The answer: A\A is always I, except when it isn't.
I have been explaining our backslash operator for almost 50 years, but I have to admit that the title of today's blog post looks a bit strange. You never see 3\3 for numbers. So, what is A\A ?
A\A solves the equation
|A*X = A|
If A is square and nonsingular, then X = I. But what if A is rectangular, or singular, or not known exactly? These are all nontrivial questions.
This post is my response to a recent internal discussion at MathWorks about backslash generating NaNs.
Any general statement about matrices should be applicable to 1-by-1 matrices in particular. For 1-by-1 matrices, there is an easy answer to our question.
- If a is any nonzero number, then a\a = 1.
My colleague Pete Stewart likes to use "mono-elemental" for this important class of matrices.
When the 1-by-1 case is generalized to n-by-n with larger n, it becomes:
- If A is any nonsingular matrix, then A\A = I,
This is not the end of the story, of course. It's our job to investigate approximately nonsingular and approximately equals.
When my daughter was in the fifth grade, her math teacher told her that mathematicians hadn't figured out yet how to divide by zero. But the authors of the IEEE 754 standard for floating point arithmetic have figured it out and have assured us that 0\0 is not equal to 1, but rather
- If a = 0, then 0\0 is Not-A-Number.
And, for a diagonal matrix of any order, this scalar case is applicable to each diagonal element.
If A is a rank deficient matrix with rank r < n, then A\A cannot possibly be I. The rank of the product of two matrices cannot be larger than rank of either matrix. So A\A cannot outrank A itself and
- If A is rank deficient, then A\A is definitely not I.
It just so happens that the most recent issue of SIAM Review includes the paper about matrix rank, "LU and CR Elimination", by my colleague Gil Strang and myself. The paper is available from either the SIAM web site or Gil's MIT web site. Another pointer is this Cleve's Corner.
Here are three examples where A\A generates NaN .
A = 0 B = [1 0; 0 0] C = [1 2; 4 8] X = A\A Y = B\B Z = C\C
A = 0 B = 1 0 0 0 C = 1 2 4 8 X = NaN Y = 1 0 NaN NaN Z = NaN NaN NaN NaN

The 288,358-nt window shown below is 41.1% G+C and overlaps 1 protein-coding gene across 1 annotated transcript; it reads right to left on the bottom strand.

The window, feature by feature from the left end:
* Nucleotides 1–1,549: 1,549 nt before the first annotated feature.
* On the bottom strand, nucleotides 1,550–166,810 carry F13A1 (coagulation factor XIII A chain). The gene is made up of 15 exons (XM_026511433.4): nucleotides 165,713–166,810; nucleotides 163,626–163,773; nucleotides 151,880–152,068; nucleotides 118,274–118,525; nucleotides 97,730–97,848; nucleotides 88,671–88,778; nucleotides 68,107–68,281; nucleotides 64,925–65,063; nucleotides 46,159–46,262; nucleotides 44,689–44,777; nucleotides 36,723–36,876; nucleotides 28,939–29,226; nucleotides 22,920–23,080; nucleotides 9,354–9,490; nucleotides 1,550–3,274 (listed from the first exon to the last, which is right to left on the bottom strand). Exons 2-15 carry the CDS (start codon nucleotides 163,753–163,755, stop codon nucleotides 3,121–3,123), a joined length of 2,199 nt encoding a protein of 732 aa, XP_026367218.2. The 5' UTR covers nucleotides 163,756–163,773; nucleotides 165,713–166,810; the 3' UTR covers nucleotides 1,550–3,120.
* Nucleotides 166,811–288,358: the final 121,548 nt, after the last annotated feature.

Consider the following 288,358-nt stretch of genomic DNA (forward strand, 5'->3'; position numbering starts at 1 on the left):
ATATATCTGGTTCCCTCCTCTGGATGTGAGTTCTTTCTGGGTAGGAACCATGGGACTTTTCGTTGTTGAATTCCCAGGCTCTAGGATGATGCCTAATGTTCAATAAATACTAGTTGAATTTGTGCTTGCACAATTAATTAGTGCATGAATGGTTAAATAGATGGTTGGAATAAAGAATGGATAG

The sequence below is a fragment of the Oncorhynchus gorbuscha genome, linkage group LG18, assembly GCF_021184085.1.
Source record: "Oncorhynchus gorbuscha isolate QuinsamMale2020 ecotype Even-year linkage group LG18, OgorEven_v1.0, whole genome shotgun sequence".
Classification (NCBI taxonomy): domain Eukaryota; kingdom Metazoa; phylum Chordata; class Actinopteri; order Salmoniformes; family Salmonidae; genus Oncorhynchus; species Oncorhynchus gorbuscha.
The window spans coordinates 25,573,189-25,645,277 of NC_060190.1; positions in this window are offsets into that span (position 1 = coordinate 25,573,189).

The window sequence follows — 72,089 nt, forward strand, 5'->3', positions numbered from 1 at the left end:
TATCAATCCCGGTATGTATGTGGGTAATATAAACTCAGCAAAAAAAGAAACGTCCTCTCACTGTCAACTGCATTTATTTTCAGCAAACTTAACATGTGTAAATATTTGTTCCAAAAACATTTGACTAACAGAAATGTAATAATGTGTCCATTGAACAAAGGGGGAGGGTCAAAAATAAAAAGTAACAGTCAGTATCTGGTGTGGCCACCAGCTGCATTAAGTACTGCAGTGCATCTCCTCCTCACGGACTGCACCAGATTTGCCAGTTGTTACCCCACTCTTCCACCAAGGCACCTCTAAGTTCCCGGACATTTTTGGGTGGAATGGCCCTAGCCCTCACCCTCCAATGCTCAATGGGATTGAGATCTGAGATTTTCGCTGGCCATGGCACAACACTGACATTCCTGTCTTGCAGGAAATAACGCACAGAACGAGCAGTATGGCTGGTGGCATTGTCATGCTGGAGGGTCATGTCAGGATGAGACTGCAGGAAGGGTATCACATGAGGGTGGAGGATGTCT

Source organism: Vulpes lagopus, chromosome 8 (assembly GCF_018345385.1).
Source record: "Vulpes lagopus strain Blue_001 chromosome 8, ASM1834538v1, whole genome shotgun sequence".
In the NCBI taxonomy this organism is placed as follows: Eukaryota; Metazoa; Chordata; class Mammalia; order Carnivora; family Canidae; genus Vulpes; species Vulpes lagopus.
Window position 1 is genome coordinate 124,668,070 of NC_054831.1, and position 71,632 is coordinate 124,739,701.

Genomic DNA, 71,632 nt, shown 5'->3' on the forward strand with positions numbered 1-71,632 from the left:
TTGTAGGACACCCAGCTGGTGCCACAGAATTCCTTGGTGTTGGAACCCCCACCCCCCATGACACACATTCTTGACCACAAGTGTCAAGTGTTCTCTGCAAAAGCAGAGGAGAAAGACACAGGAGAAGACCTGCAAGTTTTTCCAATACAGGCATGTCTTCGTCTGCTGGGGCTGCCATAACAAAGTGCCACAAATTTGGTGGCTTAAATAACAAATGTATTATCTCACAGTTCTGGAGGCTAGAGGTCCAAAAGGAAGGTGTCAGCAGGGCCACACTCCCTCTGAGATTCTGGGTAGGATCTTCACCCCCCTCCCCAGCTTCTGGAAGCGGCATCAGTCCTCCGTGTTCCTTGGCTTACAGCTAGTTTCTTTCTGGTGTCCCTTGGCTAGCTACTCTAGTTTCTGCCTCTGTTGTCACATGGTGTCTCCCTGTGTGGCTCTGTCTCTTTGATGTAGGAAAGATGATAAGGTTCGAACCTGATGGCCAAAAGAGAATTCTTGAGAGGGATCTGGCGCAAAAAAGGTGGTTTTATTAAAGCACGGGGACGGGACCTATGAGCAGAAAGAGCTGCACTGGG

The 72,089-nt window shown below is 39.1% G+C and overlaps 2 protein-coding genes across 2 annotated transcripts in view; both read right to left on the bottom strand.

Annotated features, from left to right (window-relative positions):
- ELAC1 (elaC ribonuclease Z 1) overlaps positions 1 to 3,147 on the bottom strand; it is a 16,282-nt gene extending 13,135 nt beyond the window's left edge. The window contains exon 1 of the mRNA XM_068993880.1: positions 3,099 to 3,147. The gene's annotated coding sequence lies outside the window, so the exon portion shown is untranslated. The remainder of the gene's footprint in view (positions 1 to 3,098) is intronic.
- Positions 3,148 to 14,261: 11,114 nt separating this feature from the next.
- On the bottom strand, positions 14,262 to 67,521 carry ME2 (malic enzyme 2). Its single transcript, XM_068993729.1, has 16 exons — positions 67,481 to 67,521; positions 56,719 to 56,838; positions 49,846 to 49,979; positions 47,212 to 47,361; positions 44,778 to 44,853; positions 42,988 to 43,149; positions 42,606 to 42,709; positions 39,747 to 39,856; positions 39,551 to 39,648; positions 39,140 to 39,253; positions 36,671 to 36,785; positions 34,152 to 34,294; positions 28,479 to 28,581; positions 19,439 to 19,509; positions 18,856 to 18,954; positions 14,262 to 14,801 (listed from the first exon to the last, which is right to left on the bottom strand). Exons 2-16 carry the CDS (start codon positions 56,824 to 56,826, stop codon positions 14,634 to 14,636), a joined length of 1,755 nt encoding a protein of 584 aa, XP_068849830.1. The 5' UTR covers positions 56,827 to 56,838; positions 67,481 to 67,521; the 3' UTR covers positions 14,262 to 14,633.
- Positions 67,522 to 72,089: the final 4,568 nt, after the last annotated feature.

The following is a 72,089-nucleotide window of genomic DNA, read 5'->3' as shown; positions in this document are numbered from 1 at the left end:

I always like to investigate any property of matrices by checking out magic squares.
small_fig warning off nmax = 50; r = zeros(nmax,1); e = zeros(nmax,1); for n = 1:nmax A = magic(n); X = A\A; I = eye(n); r(n) = rank(A); e(n) = norm(X-I); end
MATLAB uses three different algorithms for computing magic squares, odd, singly even and doubly even. If the order n is odd, then A = magic(n) is nonsingular, the rank of A is n and the elements of the computed A\A are within roundoff error of the elements of I. Notice that the scale factor for the error plot is 3.0e-15.
n = 3:2:nmax; plots(n,r,60,e,,"Odd")
If the order n is divisible by 2, but not by 4, then magic(n) is rank deficient. Its rank is about half its order. The error plot reflects the fact that A\A is not I.
n = 2:4:nmax; plots(n,r,60,e,200,"Singly even")
If the order n is divisible by 4, then magic(n) is very rank deficient. The rank is always 3. The error plots are all over the place. Orders 8 and 40 have errors that are larger than my plot scale. Orders 16 and 32 are missing entirely because computing A\A encounters 0\0 resulting in NaN.
n = 4:4:nmax; plots(n,r,12,e,750,"Doubly even")
Is pinv(A)*b more "robust" than A\b?
You should not use pinv just to create solutions to problems that do not have solutions. The pseudoinverse is intended to characterize the solution to a specific technical question: if a system of linear equations has many solutions, which is the shortest one? If you replace A\b by pinv(A)*b, be sure that is what you want.
Using pinv instead of backslash does not do away with rank deficiency. The difficulties are already present in mono-elemental matrices. The only rank deficient 1-by-1 matrix is 0 and pinv(0) = 0. This is less in-your-face than NaN, but there is no way you can make pinv(0)*0 equal to 1.
When I redo the examples above, I get
A = 0 B = [1 0; 0 0] C = [1 2; 4 8] X = pinv(A)*A Y = pinv(B)*B Z = pinv(C)*C
A = 0 B = 1 0 0 0 C = 1 2 4 8 X = 0 Y = 1 0 0 0 Z = 0.2000 0.4000 0.4000 0.8000
The NaNs are gone, but is this really "more robust" than backslash? If you still think so, explain where Z comes from.
This has been about square, dense, nonsymmetric matrices A. For such matrices:
- A\A may produce NaN for rank-deficient matrices.
- pinv(A)*A avoids NaN by attempting to hide rank-deficient matrices.
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